This is the third post of a five day hopscotch series. Join me each day this week as I share with you our discoveries in the Galápagos Islands.
Isla Fernandina is the third largest, and youngest, island of the Galápagos Islands. It is considered the most pristine of the Galápagos Islands and has had no species of mammals introduced, which sets it apart from most of the other islands in the archipelago.
The westernmost of the islands in the archipelago, it was named in honor of King Ferdinand of Spain, who sponsored the voyage of Christopher Columbus. Like the other islands in the archipelago, it was formed by the hotspot and is an active shield volcano that has been erupting since April 11, 2009.
In 1968, the caldera underwent a collapse when parts of the caldera floor dropped 350 meters. Since then, a small lake has intermittently occupied the northern caldera floor, most recently in 1988. Due to the active volcano, there is not much plant life on this island and has a mostly rocky surface.
We landed at Punta Espinoza, a narrow stretch of land where hundreds of marine iguanas gather in large groups on black lava rocks. We had to be careful where we stepped because they literally carpeted the ground and camouflaged so well with the ʻaʻā and pāhoehoe.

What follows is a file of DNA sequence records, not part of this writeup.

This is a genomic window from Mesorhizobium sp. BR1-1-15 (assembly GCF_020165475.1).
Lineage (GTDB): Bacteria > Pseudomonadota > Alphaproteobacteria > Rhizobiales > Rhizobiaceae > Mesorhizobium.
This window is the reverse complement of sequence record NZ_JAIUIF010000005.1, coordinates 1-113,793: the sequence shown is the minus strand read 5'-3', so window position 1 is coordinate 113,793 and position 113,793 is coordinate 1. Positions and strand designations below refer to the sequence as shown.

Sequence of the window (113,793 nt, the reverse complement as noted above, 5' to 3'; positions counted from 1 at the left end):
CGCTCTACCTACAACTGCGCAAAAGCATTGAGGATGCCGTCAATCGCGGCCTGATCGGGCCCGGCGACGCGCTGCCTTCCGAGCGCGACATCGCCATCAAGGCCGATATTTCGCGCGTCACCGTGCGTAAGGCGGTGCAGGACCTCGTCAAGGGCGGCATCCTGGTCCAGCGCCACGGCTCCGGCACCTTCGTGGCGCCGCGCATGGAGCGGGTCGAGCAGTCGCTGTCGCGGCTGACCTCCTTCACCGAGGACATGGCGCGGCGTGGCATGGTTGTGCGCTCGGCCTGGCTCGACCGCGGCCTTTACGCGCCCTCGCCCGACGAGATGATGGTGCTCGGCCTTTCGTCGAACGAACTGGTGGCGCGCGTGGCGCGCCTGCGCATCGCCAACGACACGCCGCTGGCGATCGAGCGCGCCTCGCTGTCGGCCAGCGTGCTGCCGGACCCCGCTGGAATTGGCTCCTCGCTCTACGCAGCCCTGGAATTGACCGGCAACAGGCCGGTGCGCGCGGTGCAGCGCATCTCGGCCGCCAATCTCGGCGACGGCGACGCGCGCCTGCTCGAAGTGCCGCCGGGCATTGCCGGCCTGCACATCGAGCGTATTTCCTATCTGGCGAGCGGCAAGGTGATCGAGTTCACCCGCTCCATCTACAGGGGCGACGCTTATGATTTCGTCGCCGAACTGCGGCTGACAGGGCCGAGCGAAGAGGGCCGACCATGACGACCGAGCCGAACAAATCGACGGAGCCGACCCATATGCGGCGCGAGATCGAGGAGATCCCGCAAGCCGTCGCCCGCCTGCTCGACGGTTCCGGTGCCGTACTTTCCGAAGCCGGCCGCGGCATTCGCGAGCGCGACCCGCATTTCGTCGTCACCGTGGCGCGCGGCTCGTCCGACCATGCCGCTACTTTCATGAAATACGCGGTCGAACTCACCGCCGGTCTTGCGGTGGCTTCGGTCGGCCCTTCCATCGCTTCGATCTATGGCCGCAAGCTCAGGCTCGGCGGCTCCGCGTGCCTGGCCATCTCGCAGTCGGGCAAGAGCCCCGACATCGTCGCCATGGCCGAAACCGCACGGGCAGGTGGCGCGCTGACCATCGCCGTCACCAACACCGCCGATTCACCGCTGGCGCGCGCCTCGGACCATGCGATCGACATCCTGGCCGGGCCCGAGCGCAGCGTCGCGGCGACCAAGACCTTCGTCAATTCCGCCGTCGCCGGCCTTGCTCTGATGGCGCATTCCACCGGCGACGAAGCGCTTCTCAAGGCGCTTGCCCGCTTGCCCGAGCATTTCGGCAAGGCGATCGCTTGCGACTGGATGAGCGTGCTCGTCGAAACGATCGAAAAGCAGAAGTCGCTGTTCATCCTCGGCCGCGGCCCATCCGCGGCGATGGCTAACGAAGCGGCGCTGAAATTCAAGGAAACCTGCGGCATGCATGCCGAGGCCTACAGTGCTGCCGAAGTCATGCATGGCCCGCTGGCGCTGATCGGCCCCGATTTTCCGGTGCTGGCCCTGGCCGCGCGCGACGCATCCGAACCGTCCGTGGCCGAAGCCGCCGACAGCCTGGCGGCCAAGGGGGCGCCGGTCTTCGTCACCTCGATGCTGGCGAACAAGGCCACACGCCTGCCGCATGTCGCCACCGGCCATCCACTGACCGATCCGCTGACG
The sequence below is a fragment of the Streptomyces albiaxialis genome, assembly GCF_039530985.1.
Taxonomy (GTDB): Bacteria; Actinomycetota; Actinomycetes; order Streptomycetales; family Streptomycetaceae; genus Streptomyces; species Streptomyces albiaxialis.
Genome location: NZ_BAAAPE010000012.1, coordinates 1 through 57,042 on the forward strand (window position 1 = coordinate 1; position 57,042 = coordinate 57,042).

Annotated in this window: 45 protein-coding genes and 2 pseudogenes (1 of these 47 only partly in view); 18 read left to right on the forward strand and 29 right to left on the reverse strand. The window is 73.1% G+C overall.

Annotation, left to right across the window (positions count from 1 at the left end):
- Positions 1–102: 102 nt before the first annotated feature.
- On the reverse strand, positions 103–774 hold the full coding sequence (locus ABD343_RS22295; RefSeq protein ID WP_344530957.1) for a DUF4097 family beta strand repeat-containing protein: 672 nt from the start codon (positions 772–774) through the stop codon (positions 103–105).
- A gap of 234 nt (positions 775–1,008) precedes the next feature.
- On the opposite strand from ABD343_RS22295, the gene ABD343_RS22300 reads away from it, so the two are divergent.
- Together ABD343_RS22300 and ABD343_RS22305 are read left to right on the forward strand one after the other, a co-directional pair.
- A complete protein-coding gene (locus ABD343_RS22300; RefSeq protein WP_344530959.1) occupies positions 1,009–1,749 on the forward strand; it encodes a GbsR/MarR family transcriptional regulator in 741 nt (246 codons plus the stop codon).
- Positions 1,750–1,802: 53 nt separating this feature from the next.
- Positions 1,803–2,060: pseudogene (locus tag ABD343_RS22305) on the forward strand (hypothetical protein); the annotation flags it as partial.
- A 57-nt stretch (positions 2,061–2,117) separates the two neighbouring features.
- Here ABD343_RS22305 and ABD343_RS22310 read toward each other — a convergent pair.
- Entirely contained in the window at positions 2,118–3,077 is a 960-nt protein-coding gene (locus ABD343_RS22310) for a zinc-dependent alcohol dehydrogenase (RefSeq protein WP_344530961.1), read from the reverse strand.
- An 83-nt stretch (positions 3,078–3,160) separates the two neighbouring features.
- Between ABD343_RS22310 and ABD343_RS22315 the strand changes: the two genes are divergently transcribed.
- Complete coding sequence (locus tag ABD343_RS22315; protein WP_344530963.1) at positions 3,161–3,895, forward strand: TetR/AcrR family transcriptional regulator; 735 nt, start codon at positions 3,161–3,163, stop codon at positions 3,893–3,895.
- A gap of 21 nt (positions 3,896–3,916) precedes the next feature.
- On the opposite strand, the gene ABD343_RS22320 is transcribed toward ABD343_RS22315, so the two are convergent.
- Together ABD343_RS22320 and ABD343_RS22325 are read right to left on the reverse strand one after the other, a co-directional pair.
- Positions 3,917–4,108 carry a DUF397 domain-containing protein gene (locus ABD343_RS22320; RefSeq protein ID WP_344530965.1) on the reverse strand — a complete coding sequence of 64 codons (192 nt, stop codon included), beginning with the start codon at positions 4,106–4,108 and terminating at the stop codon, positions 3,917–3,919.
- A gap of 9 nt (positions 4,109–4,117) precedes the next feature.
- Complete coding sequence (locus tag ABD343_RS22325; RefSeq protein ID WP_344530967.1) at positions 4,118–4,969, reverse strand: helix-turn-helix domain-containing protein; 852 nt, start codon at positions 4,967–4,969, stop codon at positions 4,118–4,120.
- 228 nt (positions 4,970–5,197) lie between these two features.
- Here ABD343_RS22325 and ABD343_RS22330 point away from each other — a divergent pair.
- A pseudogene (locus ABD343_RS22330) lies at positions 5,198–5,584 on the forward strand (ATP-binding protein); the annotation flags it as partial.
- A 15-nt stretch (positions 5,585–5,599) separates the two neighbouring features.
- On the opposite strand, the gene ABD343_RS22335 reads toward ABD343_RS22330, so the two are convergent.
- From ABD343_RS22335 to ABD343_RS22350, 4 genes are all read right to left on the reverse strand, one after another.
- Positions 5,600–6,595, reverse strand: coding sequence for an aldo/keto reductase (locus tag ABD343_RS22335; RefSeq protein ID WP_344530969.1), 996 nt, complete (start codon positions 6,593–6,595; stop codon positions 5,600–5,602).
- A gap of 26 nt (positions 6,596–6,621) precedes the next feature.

Most of the lavas on Fernandina are ʻaʻā. Pahoehoe lavas on Fernandina are largely resticted to vents on the coast plain. ʻAʻā is extremely difficult to walk on, making the climb to the summit a difficult one, however, tourists are kept to the outskirts of the caldera.
A nesting colony of Flightless Cormorant inhabits this island and we were able to get remarkably close. Other endemic wildlife include Galápagos penguins, pelicans, Galápagos land iguanas, and sea lions. Mangrove forests abound on the fringes of the island.
Read my other posts in The Islands of the Galápagos series:
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